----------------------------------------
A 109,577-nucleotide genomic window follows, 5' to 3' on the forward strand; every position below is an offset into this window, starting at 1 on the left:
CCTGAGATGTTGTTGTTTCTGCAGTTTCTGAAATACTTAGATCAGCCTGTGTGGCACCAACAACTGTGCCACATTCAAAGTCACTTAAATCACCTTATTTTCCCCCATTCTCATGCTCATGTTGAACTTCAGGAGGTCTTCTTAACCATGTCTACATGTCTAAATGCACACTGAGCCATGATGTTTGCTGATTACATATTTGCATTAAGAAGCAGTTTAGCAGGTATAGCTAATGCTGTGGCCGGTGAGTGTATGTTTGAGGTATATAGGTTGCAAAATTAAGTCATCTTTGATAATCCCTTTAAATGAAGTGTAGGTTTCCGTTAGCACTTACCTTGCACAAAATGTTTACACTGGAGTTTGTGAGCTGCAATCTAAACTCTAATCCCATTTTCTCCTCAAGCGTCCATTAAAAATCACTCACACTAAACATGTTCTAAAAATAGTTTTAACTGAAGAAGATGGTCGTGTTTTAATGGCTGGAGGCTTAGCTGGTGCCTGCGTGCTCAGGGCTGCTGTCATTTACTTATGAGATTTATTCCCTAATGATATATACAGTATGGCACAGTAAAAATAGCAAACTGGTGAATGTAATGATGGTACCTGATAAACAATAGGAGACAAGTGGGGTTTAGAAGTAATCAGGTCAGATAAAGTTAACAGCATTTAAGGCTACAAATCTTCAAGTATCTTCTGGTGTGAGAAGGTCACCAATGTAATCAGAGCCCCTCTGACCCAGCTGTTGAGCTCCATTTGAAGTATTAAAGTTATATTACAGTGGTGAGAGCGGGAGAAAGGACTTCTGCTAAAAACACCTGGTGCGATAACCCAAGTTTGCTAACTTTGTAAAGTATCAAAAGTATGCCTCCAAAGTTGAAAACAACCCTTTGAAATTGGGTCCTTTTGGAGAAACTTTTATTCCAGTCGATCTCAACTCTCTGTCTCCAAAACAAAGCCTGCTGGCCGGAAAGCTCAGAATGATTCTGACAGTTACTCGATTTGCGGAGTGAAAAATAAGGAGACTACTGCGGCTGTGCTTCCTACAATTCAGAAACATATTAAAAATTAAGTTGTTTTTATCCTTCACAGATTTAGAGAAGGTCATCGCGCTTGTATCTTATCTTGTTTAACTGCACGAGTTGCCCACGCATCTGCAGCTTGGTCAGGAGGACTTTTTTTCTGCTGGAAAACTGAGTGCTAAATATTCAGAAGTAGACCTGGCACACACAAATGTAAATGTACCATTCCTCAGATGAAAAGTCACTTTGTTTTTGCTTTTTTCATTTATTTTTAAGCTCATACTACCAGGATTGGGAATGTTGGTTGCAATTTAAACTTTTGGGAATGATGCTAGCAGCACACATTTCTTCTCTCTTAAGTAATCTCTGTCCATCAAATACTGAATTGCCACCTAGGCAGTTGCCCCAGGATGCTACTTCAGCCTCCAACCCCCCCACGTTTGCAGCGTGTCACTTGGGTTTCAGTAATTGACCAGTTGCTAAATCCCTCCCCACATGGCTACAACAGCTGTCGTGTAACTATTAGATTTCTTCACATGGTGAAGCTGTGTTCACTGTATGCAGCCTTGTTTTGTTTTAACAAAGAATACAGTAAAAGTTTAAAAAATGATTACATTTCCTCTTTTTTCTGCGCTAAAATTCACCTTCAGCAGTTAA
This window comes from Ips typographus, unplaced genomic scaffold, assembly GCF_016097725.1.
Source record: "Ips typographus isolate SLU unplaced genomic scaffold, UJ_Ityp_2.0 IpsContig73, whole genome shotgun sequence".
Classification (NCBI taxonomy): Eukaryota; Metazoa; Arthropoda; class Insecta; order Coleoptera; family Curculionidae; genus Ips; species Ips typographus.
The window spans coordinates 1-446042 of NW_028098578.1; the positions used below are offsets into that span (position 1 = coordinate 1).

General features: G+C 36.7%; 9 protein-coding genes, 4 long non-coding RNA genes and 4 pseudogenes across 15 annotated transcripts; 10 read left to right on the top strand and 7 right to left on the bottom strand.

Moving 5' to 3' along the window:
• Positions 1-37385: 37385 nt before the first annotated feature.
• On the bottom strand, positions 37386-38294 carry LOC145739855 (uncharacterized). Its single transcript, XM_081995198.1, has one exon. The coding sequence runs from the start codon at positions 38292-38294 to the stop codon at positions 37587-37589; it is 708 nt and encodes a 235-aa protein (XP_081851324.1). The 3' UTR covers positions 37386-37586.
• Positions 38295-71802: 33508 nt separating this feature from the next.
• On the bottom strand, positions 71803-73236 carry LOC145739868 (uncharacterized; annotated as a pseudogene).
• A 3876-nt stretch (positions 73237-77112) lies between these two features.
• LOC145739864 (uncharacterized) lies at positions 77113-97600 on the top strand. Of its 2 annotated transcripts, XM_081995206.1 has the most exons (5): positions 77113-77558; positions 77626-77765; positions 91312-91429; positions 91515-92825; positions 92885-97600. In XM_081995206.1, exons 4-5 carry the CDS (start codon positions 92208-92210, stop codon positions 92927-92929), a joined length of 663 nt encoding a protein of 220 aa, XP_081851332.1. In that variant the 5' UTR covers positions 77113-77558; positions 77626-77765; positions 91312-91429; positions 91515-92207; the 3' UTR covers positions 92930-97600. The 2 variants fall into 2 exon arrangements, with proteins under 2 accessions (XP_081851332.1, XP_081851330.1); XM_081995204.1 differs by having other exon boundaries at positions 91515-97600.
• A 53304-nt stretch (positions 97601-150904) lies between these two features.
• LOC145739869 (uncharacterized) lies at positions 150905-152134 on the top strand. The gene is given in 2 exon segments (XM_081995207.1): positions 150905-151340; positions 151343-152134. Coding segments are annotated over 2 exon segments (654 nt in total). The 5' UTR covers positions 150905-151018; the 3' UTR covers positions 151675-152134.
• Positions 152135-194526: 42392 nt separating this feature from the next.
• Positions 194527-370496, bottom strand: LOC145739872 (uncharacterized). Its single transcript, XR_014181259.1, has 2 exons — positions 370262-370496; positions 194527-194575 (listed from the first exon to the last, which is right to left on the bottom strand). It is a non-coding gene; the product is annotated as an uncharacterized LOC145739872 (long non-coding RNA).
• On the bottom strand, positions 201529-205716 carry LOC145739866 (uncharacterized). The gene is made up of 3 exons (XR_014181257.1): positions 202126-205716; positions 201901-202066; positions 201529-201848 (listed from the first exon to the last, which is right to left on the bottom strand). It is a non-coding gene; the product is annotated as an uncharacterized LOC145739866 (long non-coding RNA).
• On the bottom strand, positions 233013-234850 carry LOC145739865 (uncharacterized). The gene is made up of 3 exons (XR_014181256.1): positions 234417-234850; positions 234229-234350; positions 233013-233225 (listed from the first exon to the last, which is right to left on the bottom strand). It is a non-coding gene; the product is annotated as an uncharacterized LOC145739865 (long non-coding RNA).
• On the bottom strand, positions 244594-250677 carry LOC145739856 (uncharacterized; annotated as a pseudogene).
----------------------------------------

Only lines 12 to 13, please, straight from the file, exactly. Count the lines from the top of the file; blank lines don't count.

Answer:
• On the bottom strand, positions 71803-73236 carry LOC145739868 (uncharacterized; annotated as a pseudogene).
• A 3876-nt stretch (positions 73237-77112) lies between these two features.